The Difference

Often, when I hear people talking about urban fantasy, I hear words like Twilight and paranormal romance.  I resent this.  I don’t have a problem with paranormal romances, just so long as I don’t have to touch them.  Neither do I have a problem with strong female characters and romantic subplots, which are seen by some as part of what defines urban fantasy.  I do have a problem with vampires who merely sparkle in the sunlight.  Were I a vampire, I would be embarrassed to leave my crypt until the sparkling thing blew over.

I bring this up because I think there’s a difference between the perception of what urban fantasy is and what it actually is.  I agree with Genre Bender that the difference between urban and regular fantasy is that urban fantasy is that urban fantasy takes place in a modern setting, and I have noticed that the line between paranormal romance and urban fantasy is blending, but I don’t think that “a kick-ass heroine (often wearing leather pants and wielding a semi-automatic)” is a necessary part of the formula.  There is merit to said kick-ass chicks, but urban fantasy, as a whole, can take them or leave them.

What urban fantasy needs is the fantasy.  Magic, monsters (though you might want to steer clear of vampires and werewolves until people get over this whole Stephanie Myers thing), strange happenings in general.  Romance, hard-boiled detectives, and leather pants are all optional.  Hell, strong female protagonists, no matter how much they feature in today’s urban fantasy, are optional.  The reason that people are seeing these elements are non-optional is that they’re some of the most common elements.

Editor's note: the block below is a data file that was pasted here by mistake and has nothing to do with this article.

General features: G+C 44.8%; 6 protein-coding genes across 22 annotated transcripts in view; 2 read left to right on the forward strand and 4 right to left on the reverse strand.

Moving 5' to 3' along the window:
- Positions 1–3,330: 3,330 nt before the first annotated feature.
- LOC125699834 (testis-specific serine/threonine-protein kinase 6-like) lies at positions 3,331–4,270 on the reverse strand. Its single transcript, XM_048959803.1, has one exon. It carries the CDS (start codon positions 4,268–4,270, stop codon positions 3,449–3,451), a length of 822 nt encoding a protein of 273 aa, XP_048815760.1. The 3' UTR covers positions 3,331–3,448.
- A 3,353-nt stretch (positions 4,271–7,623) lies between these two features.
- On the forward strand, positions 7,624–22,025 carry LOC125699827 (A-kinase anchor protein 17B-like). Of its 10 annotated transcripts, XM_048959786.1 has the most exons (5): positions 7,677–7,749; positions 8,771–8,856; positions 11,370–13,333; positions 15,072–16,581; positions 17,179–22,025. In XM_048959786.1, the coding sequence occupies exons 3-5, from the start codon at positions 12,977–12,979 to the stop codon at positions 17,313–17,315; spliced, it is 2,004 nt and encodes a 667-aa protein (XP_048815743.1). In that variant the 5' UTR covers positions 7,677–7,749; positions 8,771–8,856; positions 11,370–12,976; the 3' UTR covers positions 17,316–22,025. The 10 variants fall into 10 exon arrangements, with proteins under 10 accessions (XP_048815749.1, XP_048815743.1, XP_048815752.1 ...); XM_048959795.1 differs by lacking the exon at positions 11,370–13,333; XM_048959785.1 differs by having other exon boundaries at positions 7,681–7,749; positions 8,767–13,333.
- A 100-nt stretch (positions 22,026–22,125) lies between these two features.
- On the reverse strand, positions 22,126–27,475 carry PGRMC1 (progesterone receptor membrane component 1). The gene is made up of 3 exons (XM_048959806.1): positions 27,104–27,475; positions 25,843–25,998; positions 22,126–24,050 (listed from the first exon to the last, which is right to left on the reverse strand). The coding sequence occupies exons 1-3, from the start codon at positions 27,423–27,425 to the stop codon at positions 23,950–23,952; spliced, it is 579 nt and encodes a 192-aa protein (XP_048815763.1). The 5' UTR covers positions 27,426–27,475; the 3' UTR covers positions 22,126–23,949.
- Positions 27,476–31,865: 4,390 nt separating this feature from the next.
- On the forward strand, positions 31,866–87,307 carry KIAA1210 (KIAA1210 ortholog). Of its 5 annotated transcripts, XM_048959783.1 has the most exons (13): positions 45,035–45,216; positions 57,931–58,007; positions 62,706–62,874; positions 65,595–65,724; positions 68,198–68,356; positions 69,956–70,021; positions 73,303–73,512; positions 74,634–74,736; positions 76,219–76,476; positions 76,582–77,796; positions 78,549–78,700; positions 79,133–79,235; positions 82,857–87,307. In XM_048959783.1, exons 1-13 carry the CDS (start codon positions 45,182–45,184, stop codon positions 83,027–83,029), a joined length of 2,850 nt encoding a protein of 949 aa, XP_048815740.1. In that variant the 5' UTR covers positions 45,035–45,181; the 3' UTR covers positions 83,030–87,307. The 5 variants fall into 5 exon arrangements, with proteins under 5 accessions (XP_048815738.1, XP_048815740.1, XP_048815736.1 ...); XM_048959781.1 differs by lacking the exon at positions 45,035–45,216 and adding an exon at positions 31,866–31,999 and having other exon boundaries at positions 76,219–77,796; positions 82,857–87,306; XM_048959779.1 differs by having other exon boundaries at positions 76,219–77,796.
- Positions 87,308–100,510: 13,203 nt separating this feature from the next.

I’m sure that I’m not the only one who’s interested in seeing more urban fantasy that isn’t chick-lit.  I’ve devoured Jim Butcher’s Dresden Files books, but that’s about all the urban fantasy that there is that isn’t targeted at women.  I’m not saying that books targeted at women are bad (except for Twilight, though that’s because it’s Twilight, not because it’s targeted at women), I’m saying that I’m not normally interested in reading books targeted at women.

This is part of why I write.  I can’t be the only male who likes urban fantasy and wants to read non-chicky urban fantasy that doesn’t star Harry Dresden.


About Hilary B. Bisenieks

Hilary B. Bisenieks (Biss-en-yex) n. 1. An author of fact, fancy, and opinion based out of Oakland, CA. 2. A graduate of the Creative Writing program at Warren Wilson college and Mary Robinette Kowal's Short Story Workshop. 3. A man unable to be trusted to update basic biographical information with any regularity. View all posts by Hilary B. Bisenieks

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